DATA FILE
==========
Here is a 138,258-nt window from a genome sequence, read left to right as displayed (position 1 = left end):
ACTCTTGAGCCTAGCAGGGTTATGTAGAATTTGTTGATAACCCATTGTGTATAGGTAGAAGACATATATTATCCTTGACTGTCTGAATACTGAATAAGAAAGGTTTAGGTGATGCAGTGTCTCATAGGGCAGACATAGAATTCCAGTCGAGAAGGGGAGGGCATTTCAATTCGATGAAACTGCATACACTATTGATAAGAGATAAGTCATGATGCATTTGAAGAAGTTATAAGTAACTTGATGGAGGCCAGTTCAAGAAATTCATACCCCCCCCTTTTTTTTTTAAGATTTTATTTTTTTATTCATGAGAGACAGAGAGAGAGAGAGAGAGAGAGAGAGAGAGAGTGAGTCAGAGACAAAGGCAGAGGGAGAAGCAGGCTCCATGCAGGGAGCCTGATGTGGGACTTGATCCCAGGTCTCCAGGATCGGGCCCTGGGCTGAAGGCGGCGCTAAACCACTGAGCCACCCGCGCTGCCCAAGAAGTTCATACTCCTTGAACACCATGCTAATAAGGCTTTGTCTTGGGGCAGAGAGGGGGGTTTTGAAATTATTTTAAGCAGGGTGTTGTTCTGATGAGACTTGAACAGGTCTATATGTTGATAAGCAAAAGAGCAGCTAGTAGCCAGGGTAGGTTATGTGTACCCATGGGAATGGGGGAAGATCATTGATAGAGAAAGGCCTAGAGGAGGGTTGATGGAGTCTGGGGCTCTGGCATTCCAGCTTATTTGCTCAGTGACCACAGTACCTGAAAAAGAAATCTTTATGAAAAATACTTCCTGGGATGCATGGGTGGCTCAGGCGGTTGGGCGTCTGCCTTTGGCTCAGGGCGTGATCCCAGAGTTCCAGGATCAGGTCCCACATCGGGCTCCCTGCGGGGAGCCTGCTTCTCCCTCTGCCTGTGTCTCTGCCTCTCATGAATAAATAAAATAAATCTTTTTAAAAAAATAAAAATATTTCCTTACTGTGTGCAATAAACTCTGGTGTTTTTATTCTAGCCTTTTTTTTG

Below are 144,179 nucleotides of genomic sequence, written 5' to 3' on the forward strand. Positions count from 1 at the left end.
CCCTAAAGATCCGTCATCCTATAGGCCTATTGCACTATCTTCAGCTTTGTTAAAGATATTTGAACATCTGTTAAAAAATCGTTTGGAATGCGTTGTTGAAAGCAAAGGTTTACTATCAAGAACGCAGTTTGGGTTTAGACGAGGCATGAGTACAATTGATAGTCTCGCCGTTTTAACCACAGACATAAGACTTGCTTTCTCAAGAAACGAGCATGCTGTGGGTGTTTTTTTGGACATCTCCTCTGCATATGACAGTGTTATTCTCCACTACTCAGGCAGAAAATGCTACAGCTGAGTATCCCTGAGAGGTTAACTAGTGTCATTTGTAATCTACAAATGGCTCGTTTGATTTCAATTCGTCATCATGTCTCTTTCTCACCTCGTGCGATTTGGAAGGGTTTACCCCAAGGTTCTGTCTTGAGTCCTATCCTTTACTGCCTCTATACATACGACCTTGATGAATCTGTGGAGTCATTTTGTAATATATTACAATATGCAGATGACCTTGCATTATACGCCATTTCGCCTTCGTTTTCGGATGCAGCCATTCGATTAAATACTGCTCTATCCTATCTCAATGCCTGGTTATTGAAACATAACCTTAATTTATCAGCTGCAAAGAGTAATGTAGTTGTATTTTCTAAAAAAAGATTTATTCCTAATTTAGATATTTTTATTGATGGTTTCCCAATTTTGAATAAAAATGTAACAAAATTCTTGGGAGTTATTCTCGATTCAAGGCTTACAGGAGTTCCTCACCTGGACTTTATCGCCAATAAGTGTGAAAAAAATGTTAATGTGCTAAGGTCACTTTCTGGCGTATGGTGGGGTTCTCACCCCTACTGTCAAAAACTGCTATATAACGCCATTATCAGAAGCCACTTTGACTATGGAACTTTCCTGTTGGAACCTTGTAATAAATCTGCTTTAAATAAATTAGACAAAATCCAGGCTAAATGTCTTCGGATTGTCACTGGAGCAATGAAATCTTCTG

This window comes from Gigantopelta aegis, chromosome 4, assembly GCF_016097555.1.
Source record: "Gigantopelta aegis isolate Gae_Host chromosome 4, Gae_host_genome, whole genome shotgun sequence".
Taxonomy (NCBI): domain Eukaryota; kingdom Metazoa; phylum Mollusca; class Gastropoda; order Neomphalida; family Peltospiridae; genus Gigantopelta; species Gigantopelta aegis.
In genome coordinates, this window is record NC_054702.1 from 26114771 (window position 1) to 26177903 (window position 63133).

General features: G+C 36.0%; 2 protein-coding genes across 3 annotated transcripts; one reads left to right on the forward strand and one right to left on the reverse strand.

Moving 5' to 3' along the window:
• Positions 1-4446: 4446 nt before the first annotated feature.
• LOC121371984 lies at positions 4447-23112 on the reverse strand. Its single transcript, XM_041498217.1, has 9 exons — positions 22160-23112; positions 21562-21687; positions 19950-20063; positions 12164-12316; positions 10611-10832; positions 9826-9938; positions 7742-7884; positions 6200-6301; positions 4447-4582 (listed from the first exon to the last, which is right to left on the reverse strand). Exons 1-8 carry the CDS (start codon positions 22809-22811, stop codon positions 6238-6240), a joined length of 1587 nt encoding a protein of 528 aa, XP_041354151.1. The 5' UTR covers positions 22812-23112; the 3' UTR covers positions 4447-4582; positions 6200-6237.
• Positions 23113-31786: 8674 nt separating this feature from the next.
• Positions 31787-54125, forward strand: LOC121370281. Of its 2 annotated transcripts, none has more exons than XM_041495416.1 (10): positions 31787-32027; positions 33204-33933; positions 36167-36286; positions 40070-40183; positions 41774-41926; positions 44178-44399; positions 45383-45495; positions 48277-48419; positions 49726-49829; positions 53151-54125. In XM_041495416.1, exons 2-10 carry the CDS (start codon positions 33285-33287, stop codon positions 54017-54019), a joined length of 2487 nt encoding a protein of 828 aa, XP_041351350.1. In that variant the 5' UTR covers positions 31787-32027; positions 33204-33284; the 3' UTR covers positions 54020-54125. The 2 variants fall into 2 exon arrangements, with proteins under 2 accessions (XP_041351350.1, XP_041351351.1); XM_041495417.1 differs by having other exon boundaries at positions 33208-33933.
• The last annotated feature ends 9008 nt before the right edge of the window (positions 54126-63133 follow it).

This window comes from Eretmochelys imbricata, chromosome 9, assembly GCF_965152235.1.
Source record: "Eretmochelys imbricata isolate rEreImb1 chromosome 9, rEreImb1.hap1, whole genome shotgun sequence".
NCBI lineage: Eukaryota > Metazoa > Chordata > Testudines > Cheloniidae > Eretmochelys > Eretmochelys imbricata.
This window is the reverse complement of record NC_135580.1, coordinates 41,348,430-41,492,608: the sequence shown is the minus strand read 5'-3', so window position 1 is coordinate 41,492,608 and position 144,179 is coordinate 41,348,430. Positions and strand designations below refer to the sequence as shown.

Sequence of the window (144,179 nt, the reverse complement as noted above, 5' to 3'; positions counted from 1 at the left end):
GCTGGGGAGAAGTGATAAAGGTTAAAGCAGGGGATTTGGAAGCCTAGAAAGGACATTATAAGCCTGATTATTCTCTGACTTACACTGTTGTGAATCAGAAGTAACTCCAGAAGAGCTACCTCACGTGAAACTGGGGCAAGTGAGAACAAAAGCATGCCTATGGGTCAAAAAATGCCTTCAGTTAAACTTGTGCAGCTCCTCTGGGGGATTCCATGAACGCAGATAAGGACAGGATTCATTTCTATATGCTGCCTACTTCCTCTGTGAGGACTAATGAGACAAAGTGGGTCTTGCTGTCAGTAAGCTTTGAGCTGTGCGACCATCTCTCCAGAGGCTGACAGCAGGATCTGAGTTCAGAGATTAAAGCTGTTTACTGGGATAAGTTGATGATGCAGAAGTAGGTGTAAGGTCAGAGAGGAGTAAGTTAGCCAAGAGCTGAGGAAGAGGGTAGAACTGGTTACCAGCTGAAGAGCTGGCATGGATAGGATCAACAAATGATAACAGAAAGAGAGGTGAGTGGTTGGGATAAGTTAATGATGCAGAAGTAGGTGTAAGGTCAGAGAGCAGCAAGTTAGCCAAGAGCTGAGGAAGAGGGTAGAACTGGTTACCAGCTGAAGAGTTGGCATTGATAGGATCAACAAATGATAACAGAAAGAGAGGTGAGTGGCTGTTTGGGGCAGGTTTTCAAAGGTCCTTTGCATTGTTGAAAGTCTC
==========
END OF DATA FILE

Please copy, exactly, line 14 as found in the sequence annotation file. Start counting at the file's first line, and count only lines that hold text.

• Positions 31787-54125, forward strand: LOC121370281. Of its 2 annotated transcripts, none has more exons than XM_041495416.1 (10): positions 31787-32027; positions 33204-33933; positions 36167-36286; positions 40070-40183; positions 41774-41926; positions 44178-44399; positions 45383-45495; positions 48277-48419; positions 49726-49829; positions 53151-54125. In XM_041495416.1, exons 2-10 carry the CDS (start codon positions 33285-33287, stop codon positions 54017-54019), a joined length of 2487 nt encoding a protein of 828 aa, XP_041351350.1. In that variant the 5' UTR covers positions 31787-32027; positions 33204-33284; the 3' UTR covers positions 54020-54125. The 2 variants fall into 2 exon arrangements, with proteins under 2 accessions (XP_041351350.1, XP_041351351.1); XM_041495417.1 differs by having other exon boundaries at positions 33208-33933.